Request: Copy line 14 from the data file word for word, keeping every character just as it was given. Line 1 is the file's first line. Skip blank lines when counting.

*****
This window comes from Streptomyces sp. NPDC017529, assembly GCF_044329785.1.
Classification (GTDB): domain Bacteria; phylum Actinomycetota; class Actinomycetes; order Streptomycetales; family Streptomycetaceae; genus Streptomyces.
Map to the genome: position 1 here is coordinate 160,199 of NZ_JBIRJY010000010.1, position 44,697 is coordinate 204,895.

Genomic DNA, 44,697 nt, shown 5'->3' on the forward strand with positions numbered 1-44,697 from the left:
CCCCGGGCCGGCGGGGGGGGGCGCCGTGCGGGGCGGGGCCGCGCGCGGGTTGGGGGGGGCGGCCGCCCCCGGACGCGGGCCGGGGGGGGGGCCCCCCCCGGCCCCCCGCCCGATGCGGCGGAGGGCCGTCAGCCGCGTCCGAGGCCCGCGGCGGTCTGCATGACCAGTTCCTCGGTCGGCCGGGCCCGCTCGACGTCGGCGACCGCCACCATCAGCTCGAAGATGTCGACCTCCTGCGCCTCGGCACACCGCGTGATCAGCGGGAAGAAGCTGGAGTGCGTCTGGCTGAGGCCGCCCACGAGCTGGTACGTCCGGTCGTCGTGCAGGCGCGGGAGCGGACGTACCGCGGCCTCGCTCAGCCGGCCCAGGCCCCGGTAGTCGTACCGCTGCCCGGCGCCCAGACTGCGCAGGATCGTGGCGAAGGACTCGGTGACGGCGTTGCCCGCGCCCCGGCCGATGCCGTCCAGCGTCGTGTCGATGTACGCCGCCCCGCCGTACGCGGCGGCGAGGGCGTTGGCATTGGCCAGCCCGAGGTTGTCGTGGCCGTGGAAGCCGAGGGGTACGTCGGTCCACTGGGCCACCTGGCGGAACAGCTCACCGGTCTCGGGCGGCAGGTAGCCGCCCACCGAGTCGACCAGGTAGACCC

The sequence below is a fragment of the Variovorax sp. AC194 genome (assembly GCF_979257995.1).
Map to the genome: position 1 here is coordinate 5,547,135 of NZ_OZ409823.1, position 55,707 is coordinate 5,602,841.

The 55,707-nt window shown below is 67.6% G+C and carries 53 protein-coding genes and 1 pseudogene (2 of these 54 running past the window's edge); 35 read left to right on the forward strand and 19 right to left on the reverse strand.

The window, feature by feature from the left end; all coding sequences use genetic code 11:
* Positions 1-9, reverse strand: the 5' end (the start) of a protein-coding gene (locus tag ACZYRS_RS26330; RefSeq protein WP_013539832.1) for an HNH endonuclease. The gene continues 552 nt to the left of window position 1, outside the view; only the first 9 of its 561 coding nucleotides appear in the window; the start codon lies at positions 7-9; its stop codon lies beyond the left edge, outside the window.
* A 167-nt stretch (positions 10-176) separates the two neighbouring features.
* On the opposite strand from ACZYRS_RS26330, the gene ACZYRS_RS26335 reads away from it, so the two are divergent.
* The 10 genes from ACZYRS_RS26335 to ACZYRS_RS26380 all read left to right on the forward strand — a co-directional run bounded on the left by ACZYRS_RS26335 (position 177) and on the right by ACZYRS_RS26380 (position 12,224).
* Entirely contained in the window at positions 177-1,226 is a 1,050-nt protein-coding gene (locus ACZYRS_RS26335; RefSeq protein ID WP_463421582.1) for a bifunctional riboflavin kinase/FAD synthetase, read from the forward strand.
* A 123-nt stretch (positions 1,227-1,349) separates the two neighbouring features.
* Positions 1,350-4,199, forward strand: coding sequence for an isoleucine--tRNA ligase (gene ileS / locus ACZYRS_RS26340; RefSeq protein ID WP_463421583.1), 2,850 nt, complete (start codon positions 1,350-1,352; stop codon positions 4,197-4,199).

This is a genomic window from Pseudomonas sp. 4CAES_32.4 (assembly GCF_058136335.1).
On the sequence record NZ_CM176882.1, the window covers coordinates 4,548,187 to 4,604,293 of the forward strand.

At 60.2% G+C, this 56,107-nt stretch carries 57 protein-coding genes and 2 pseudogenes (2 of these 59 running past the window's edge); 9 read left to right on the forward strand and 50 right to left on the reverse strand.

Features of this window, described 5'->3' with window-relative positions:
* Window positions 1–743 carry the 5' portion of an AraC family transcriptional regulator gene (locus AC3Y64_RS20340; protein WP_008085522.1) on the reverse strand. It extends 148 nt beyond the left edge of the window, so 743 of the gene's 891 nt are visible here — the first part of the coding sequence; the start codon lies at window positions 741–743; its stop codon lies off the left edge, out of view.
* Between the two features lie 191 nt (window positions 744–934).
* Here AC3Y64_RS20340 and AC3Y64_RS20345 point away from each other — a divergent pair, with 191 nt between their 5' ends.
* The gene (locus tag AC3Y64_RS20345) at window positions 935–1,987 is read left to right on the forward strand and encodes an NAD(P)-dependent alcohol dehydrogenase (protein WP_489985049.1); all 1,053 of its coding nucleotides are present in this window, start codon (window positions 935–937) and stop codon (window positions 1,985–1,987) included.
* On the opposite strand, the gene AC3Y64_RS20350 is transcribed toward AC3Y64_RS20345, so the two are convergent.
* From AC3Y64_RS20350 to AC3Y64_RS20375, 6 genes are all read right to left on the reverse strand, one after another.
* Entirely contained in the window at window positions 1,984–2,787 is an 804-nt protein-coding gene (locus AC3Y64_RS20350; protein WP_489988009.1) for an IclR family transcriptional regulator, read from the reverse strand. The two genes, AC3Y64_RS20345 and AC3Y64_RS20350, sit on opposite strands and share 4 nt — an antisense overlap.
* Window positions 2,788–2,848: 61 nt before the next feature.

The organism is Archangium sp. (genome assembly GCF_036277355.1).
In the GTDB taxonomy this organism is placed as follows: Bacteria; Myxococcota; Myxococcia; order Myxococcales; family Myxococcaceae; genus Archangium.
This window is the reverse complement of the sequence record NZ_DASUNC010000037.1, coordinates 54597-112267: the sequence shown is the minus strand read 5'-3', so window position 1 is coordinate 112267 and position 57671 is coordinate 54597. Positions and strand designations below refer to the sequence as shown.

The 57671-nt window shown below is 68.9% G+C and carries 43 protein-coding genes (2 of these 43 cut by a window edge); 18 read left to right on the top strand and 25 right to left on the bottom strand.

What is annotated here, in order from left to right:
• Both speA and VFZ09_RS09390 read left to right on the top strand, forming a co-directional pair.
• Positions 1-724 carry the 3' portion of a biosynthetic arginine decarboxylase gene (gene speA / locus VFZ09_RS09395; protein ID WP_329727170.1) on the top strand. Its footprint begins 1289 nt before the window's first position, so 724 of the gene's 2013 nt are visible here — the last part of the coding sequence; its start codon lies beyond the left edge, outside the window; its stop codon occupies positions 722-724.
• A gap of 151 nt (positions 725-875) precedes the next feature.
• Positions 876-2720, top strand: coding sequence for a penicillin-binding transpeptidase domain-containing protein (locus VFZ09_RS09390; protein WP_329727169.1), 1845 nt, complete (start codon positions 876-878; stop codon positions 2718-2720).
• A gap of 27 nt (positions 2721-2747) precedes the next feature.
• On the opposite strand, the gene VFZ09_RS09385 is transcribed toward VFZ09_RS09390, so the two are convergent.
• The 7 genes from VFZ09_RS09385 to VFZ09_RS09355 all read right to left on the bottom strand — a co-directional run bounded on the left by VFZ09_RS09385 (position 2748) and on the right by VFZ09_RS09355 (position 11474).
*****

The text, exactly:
* Entirely contained in the window at positions 177-1,226 is a 1,050-nt protein-coding gene (locus ACZYRS_RS26335; RefSeq protein ID WP_463421582.1) for a bifunctional riboflavin kinase/FAD synthetase, read from the forward strand.